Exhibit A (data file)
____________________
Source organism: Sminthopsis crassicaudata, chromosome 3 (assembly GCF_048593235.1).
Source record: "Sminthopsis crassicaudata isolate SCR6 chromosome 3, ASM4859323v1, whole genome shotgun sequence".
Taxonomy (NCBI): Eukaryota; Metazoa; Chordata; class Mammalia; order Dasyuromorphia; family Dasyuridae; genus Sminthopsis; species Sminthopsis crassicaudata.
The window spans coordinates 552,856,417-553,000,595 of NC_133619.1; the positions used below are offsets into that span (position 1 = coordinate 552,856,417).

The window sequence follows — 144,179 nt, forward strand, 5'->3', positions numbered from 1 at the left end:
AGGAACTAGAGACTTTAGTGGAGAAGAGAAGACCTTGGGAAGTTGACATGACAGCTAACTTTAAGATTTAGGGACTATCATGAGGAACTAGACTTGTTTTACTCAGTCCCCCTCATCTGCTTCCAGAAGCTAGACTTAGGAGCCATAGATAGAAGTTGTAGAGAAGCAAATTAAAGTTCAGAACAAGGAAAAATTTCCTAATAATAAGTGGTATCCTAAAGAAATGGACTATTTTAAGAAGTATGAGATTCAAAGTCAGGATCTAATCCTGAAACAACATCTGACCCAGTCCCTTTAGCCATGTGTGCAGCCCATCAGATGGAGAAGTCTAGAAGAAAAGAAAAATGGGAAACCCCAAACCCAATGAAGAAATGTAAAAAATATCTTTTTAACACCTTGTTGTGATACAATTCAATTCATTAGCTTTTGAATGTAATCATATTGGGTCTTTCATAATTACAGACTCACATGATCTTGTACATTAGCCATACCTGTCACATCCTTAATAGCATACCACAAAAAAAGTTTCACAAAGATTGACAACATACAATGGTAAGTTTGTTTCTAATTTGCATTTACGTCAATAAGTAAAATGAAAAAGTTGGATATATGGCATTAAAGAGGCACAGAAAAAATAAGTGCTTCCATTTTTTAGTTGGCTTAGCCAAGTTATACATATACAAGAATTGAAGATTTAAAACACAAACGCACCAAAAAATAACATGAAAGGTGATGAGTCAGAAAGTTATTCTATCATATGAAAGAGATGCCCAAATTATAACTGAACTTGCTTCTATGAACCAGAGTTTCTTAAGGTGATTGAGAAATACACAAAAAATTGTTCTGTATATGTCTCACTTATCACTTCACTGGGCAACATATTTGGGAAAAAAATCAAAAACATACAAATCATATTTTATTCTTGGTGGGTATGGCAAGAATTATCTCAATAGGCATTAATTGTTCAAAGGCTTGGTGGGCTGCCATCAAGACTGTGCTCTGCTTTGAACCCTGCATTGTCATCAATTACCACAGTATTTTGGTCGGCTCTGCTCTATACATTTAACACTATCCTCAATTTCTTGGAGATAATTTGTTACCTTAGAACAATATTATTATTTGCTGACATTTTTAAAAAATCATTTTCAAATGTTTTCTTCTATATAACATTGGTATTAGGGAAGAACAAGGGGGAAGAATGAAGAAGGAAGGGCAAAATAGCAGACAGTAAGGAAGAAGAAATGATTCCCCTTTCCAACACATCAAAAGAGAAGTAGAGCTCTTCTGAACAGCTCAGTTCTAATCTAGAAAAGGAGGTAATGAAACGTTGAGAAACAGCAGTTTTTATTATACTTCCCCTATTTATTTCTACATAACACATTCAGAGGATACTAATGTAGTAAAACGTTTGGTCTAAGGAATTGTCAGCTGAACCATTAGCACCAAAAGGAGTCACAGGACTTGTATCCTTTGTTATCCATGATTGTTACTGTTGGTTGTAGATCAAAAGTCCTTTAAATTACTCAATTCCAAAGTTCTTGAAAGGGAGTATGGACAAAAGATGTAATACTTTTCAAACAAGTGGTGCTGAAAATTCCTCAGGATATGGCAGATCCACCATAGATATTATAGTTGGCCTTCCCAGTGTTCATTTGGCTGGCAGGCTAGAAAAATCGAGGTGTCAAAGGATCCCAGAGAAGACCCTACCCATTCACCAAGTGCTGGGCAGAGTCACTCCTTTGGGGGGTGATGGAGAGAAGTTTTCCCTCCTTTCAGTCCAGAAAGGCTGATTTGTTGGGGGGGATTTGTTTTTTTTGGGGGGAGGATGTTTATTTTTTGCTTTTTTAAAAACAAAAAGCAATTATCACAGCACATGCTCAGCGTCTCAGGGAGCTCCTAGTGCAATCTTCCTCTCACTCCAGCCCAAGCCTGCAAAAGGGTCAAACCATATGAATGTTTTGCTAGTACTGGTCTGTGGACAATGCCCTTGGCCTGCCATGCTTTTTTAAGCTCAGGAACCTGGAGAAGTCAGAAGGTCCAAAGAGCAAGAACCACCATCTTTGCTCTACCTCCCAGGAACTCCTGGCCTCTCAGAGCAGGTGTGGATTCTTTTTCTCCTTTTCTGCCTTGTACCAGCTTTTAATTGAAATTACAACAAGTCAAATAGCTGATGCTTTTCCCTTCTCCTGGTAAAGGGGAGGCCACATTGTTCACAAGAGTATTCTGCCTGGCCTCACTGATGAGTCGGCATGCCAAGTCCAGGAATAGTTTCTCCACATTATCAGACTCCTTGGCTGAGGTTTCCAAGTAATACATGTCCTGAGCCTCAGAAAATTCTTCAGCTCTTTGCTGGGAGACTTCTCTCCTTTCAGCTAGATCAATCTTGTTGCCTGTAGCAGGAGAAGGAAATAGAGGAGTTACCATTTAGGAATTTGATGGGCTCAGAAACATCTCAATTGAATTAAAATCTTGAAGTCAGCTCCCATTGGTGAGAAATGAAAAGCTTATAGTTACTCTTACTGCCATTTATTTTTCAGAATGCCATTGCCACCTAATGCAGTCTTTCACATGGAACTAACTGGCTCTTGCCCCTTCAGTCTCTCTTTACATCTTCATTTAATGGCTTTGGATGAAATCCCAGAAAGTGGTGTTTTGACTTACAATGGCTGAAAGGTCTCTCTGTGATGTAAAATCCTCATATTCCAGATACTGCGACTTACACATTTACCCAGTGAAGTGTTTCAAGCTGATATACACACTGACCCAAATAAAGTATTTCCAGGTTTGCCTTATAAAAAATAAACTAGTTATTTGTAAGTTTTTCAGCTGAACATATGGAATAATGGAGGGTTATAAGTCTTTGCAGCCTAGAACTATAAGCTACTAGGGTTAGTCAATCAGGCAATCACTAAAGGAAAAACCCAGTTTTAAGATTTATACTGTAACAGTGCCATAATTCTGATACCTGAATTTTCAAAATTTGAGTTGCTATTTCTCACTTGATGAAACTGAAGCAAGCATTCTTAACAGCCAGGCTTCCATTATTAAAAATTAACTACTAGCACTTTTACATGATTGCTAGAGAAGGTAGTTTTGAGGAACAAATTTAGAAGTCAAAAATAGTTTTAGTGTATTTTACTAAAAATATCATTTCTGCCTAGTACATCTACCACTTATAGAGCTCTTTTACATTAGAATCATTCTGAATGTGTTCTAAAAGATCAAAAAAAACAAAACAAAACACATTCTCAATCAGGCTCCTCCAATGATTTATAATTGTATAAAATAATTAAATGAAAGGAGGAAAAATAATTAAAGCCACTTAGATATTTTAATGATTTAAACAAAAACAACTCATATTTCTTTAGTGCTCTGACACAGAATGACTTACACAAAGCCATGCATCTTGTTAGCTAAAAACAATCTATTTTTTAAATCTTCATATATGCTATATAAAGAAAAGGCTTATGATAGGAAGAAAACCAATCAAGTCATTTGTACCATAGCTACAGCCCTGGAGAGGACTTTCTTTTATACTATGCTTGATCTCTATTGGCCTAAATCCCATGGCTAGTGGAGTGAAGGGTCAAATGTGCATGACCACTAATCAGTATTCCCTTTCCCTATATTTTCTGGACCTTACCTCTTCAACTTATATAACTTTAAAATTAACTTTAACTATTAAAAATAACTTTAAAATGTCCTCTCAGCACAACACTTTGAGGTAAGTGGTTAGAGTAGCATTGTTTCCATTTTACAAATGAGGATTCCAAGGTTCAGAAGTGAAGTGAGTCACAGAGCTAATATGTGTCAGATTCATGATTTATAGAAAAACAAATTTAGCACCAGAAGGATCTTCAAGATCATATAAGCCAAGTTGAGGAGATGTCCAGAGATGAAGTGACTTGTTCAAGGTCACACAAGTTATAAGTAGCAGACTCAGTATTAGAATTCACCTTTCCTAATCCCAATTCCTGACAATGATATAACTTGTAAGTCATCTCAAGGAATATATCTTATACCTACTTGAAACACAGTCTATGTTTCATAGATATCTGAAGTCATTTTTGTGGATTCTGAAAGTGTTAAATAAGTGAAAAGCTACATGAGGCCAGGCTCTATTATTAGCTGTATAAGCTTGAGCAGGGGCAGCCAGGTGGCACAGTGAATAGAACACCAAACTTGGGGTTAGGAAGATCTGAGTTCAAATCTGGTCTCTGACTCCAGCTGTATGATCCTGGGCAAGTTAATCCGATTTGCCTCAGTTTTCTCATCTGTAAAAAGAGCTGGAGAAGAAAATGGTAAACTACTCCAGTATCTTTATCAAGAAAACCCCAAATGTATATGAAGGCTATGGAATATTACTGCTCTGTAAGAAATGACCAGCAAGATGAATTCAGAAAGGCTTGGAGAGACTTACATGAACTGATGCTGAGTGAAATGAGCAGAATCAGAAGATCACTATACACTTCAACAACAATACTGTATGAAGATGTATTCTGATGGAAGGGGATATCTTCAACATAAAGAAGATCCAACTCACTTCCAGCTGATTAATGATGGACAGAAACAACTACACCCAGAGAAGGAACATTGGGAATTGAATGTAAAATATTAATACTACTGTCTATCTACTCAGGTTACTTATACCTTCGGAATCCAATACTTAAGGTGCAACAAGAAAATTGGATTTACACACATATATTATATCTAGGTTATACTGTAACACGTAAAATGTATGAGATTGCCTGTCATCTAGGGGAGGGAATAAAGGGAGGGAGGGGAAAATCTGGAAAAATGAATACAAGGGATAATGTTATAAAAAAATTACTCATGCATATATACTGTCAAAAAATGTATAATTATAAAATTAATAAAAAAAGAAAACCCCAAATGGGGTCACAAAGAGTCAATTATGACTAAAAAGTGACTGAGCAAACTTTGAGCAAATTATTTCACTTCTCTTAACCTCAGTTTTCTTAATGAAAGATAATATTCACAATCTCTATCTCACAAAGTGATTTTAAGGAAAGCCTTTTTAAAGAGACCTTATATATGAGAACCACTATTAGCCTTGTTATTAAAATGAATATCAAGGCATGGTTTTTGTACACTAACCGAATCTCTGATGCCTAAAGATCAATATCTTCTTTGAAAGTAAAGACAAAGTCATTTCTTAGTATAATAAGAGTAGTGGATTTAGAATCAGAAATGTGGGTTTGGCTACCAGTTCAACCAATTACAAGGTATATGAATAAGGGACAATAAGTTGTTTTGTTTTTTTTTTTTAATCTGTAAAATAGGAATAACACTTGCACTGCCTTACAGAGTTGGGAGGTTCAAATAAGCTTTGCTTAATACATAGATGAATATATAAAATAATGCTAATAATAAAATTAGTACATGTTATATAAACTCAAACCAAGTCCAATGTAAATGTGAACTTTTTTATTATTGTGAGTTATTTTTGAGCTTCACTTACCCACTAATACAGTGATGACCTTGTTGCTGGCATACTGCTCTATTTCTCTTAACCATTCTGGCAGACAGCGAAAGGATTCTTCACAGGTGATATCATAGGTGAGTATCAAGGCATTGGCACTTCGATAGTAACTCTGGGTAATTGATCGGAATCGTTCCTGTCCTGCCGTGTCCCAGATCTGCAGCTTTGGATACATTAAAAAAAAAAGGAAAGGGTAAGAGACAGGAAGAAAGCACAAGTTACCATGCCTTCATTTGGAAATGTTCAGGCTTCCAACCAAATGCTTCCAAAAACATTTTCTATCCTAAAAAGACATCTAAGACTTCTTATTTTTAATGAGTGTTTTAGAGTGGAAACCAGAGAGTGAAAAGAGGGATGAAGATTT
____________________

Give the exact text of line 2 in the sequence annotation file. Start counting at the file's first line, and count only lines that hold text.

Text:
Source record: "Sminthopsis crassicaudata isolate SCR6 chromosome 3, ASM4859323v1, whole genome shotgun sequence".